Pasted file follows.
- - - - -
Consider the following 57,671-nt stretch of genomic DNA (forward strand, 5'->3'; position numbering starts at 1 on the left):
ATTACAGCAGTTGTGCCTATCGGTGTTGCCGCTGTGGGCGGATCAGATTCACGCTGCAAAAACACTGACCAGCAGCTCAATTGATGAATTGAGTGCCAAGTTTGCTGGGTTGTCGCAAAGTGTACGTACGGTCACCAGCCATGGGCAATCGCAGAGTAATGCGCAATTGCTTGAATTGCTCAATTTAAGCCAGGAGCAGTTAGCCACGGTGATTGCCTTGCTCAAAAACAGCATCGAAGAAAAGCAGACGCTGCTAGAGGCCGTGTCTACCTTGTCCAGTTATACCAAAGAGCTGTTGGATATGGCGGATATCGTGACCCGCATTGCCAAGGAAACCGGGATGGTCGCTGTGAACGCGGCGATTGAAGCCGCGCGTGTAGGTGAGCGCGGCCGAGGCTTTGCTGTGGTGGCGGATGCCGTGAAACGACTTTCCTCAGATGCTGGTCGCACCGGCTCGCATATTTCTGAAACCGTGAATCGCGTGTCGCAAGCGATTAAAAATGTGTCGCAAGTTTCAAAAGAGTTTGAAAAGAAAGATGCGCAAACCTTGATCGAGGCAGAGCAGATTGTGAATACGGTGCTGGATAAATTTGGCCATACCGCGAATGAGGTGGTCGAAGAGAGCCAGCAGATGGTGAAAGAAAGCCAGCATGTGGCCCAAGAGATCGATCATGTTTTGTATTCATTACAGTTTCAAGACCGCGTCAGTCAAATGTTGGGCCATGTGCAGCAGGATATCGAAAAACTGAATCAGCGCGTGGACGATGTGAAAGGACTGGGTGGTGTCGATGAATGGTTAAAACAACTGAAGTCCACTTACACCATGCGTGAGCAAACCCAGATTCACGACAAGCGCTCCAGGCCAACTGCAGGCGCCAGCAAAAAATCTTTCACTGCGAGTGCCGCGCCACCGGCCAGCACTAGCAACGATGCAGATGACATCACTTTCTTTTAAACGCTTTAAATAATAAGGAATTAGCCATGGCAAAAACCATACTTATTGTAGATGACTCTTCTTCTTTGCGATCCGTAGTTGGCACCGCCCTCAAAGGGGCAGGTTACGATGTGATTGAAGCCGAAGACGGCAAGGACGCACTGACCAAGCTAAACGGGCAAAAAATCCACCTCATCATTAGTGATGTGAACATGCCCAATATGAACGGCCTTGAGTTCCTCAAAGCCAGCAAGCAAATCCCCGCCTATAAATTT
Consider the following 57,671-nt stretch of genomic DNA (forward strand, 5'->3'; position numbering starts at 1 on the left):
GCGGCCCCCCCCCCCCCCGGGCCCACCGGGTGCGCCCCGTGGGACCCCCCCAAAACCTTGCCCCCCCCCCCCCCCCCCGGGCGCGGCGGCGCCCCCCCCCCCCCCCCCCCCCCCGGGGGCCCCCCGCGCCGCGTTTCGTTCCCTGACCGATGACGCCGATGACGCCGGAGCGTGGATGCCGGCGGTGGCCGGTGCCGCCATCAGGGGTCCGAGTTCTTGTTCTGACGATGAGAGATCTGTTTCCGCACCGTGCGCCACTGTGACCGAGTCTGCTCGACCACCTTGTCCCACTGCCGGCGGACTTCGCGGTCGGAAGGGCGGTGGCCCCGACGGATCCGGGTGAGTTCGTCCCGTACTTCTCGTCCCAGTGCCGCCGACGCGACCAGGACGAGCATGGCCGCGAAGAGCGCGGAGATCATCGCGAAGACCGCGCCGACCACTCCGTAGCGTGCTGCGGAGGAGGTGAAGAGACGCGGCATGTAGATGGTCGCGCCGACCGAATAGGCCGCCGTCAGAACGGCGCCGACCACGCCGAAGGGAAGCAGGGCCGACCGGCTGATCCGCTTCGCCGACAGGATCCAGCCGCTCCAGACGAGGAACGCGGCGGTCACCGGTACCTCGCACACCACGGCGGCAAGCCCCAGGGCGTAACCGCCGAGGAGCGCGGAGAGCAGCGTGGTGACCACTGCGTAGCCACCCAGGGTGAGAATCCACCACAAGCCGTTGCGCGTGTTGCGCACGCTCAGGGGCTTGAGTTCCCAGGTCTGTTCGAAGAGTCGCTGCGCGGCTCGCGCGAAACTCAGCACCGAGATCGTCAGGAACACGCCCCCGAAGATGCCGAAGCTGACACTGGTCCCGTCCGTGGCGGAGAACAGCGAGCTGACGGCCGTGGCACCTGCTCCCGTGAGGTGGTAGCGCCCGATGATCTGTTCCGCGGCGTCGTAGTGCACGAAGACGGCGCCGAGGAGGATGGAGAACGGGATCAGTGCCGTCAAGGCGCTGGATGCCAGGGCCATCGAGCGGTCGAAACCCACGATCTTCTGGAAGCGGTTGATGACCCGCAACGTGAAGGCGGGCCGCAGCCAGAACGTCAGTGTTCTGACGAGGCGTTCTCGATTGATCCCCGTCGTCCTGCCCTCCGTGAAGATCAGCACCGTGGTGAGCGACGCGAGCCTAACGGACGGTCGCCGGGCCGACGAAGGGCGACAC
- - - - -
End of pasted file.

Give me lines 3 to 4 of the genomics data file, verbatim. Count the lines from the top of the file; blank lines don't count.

Consider the following 57,671-nt stretch of genomic DNA (forward strand, 5'->3'; position numbering starts at 1 on the left):
GCGGCCCCCCCCCCCCCCGGGCCCACCGGGTGCGCCCCGTGGGACCCCCCCAAAACCTTGCCCCCCCCCCCCCCCCCCGGGCGCGGCGGCGCCCCCCCCCCCCCCCCCCCCCCCGGGGGCCCCCCGCGCCGCGTTTCGTTCCCTGACCGATGACGCCGATGACGCCGGAGCGTGGATGCCGGCGGTGGCCGGTGCCGCCATCAGGGGTCCGAGTTCTTGTTCTGACGATGAGAGATCTGTTTCCGCACCGTGCGCCACTGTGACCGAGTCTGCTCGACCACCTTGTCCCACTGCCGGCGGACTTCGCGGTCGGAAGGGCGGTGGCCCCGACGGATCCGGGTGAGTTCGTCCCGTACTTCTCGTCCCAGTGCCGCCGACGCGACCAGGACGAGCATGGCCGCGAAGAGCGCGGAGATCATCGCGAAGACCGCGCCGACCACTCCGTAGCGTGCTGCGGAGGAGGTGAAGAGACGCGGCATGTAGATGGTCGCGCCGACCGAATAGGCCGCCGTCAGAACGGCGCCGACCACGCCGAAGGGAAGCAGGGCCGACCGGCTGATCCGCTTCGCCGACAGGATCCAGCCGCTCCAGACGAGGAACGCGGCGGTCACCGGTACCTCGCACACCACGGCGGCAAGCCCCAGGGCGTAACCGCCGAGGAGCGCGGAGAGCAGCGTGGTGACCACTGCGTAGCCACCCAGGGTGAGAATCCACCACAAGCCGTTGCGCGTGTTGCGCACGCTCAGGGGCTTGAGTTCCCAGGTCTGTTCGAAGAGTCGCTGCGCGGCTCGCGCGAAACTCAGCACCGAGATCGTCAGGAACACGCCCCCGAAGATGCCGAAGCTGACACTGGTCCCGTCCGTGGCGGAGAACAGCGAGCTGACGGCCGTGGCACCTGCTCCCGTGAGGTGGTAGCGCCCGATGATCTGTTCCGCGGCGTCGTAGTGCACGAAGACGGCGCCGAGGAGGATGGAGAACGGGATCAGTGCCGTCAAGGCGCTGGATGCCAGGGCCATCGAGCGGTCGAAACCCACGATCTTCTGGAAGCGGTTGATGACCCGCAACGTGAAGGCGGGCCGCAGCCAGAACGTCAGTGTTCTGACGAGGCGTTCTCGATTGATCCCCGTCGTCCTGCCCTCCGTGAAGATCAGCACCGTGGTGAGCGACGCGAGCCTAACGGACGGTCGCCGGGCCGACGAAGGGCGACAC